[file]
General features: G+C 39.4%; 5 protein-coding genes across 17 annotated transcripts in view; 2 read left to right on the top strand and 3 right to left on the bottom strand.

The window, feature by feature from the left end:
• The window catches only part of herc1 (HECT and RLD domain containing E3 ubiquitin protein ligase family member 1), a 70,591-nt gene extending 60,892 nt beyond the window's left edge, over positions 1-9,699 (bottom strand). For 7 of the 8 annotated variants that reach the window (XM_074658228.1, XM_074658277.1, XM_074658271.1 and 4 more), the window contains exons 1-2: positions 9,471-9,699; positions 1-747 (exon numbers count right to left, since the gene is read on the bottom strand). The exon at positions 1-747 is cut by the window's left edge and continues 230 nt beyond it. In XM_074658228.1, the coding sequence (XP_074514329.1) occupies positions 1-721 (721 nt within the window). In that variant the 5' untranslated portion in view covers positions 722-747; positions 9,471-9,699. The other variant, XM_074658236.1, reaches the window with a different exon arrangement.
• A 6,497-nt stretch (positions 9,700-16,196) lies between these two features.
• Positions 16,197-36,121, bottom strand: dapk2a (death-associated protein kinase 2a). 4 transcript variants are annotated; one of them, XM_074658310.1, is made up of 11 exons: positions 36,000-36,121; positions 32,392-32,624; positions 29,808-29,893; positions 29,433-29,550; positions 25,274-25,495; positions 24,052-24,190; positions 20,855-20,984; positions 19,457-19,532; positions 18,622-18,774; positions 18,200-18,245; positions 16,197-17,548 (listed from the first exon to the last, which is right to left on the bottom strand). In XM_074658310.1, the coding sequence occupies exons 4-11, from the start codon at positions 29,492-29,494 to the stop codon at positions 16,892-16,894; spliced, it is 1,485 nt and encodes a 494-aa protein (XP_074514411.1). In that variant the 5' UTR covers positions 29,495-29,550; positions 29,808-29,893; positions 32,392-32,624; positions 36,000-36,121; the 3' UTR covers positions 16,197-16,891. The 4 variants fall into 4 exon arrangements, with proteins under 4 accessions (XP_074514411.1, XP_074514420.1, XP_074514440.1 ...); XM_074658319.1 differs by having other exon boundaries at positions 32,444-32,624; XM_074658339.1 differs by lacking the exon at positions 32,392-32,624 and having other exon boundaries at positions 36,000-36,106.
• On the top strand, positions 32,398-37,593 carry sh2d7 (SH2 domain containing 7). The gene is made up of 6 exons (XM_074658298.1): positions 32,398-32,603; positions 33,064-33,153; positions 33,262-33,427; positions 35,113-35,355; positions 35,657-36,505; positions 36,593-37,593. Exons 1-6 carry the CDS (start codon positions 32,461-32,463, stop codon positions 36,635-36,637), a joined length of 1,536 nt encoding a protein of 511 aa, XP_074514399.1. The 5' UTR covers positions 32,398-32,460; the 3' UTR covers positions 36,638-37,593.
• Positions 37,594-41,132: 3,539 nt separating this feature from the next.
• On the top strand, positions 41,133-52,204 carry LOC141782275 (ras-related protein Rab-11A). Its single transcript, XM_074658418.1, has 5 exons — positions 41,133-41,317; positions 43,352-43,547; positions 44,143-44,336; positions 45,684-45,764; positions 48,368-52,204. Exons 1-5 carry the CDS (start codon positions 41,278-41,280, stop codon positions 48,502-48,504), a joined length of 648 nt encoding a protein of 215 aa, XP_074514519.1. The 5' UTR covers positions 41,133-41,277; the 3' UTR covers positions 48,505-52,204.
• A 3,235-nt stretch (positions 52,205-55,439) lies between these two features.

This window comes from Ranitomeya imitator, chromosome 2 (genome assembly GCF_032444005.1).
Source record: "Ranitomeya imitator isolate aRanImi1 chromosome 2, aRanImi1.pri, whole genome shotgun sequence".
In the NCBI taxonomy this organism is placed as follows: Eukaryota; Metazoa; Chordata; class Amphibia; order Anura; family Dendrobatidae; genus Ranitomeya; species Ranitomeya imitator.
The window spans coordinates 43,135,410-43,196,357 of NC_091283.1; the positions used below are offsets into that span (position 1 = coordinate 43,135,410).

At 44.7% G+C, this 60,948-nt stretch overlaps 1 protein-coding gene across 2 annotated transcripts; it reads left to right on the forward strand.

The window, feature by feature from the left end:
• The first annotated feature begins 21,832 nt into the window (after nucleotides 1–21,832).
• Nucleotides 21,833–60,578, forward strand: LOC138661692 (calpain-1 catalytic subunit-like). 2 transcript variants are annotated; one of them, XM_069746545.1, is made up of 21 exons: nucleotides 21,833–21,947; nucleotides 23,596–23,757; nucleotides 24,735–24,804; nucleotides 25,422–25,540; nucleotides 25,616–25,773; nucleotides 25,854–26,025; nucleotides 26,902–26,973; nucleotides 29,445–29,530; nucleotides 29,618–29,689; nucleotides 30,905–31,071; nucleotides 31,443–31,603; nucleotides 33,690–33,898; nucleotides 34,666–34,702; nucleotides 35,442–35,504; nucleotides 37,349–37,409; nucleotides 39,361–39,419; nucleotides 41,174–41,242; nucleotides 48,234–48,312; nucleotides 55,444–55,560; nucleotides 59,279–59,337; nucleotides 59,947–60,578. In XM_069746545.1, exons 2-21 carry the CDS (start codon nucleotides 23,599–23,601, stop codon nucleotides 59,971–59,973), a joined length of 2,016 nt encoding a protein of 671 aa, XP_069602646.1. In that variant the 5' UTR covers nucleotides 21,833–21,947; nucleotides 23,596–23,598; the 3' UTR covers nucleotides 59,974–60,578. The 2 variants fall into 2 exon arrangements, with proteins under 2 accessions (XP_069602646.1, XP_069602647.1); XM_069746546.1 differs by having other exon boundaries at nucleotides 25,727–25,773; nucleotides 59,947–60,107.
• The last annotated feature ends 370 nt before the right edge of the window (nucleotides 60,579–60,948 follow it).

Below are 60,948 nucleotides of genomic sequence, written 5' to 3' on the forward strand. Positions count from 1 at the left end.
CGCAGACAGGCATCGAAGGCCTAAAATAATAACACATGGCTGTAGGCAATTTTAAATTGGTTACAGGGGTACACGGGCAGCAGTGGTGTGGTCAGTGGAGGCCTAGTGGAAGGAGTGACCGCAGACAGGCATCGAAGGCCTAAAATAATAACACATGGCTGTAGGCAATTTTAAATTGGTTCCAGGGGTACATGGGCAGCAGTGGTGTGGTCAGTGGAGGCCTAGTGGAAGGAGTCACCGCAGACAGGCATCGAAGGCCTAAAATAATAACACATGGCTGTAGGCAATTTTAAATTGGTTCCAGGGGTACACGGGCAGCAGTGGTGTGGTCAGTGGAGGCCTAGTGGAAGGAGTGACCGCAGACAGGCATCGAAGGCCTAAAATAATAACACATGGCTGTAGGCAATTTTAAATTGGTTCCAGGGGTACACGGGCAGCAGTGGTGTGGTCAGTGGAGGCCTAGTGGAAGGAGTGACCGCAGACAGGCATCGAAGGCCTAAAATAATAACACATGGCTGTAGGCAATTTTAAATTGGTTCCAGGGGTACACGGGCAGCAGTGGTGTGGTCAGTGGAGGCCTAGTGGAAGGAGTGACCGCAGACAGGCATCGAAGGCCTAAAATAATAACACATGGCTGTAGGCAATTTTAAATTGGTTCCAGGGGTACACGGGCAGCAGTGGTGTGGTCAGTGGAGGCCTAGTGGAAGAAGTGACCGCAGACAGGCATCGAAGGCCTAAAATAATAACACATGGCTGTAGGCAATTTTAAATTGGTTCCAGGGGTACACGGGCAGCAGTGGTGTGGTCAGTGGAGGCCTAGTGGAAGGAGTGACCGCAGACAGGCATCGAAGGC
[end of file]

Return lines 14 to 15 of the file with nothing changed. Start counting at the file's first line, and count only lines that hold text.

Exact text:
At 44.7% G+C, this 60,948-nt stretch overlaps 1 protein-coding gene across 2 annotated transcripts; it reads left to right on the forward strand.

The window, feature by feature from the left end: